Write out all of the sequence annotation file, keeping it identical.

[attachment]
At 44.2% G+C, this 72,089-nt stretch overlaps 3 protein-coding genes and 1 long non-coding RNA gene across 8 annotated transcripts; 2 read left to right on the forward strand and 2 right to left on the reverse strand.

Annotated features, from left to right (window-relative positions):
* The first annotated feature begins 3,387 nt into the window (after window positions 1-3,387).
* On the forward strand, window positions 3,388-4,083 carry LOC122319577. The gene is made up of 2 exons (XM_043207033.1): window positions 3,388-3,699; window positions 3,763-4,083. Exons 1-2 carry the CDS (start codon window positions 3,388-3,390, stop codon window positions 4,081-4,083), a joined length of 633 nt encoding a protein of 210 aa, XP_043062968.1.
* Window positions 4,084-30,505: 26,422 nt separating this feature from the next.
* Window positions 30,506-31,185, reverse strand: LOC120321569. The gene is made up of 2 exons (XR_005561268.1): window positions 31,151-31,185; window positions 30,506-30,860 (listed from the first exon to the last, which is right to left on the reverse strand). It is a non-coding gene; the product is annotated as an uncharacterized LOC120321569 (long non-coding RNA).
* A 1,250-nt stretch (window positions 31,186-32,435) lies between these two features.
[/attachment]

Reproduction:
At 44.2% G+C, this 72,089-nt stretch overlaps 3 protein-coding genes and 1 long non-coding RNA gene across 8 annotated transcripts; 2 read left to right on the forward strand and 2 right to left on the reverse strand.

Annotated features, from left to right (window-relative positions):
* The first annotated feature begins 3,387 nt into the window (after window positions 1-3,387).
* On the forward strand, window positions 3,388-4,083 carry LOC122319577. The gene is made up of 2 exons (XM_043207033.1): window positions 3,388-3,699; window positions 3,763-4,083. Exons 1-2 carry the CDS (start codon window positions 3,388-3,390, stop codon window positions 4,081-4,083), a joined length of 633 nt encoding a protein of 210 aa, XP_043062968.1.
* Window positions 4,084-30,505: 26,422 nt separating this feature from the next.
* Window positions 30,506-31,185, reverse strand: LOC120321569. The gene is made up of 2 exons (XR_005561268.1): window positions 31,151-31,185; window positions 30,506-30,860 (listed from the first exon to the last, which is right to left on the reverse strand). It is a non-coding gene; the product is annotated as an uncharacterized LOC120321569 (long non-coding RNA).
* A 1,250-nt stretch (window positions 31,186-32,435) lies between these two features.